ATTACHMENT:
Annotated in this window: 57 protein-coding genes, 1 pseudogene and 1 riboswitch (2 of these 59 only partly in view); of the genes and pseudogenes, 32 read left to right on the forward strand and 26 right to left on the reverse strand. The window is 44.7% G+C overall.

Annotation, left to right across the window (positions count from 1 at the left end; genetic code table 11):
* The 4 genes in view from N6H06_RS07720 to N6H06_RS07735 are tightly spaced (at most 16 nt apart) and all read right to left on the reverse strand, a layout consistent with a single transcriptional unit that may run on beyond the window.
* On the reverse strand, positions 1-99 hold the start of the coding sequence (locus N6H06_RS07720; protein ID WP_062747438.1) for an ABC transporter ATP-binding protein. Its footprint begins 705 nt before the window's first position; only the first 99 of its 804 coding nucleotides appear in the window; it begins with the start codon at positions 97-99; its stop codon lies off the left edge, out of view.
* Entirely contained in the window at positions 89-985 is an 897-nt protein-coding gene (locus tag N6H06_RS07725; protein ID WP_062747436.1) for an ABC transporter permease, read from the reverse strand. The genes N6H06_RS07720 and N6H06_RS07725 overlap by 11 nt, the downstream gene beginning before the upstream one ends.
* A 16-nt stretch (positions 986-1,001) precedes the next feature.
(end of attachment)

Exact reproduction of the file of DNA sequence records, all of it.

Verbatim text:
Annotated in this window: 57 protein-coding genes, 1 pseudogene and 1 riboswitch (2 of these 59 only partly in view); of the genes and pseudogenes, 32 read left to right on the forward strand and 26 right to left on the reverse strand. The window is 44.7% G+C overall.

Annotation, left to right across the window (positions count from 1 at the left end; genetic code table 11):
* The 4 genes in view from N6H06_RS07720 to N6H06_RS07735 are tightly spaced (at most 16 nt apart) and all read right to left on the reverse strand, a layout consistent with a single transcriptional unit that may run on beyond the window.
* On the reverse strand, positions 1-99 hold the start of the coding sequence (locus N6H06_RS07720; protein ID WP_062747438.1) for an ABC transporter ATP-binding protein. Its footprint begins 705 nt before the window's first position; only the first 99 of its 804 coding nucleotides appear in the window; it begins with the start codon at positions 97-99; its stop codon lies off the left edge, out of view.
* Entirely contained in the window at positions 89-985 is an 897-nt protein-coding gene (locus tag N6H06_RS07725; protein ID WP_062747436.1) for an ABC transporter permease, read from the reverse strand. The genes N6H06_RS07720 and N6H06_RS07725 overlap by 11 nt, the downstream gene beginning before the upstream one ends.
* A 16-nt stretch (positions 986-1,001) precedes the next feature.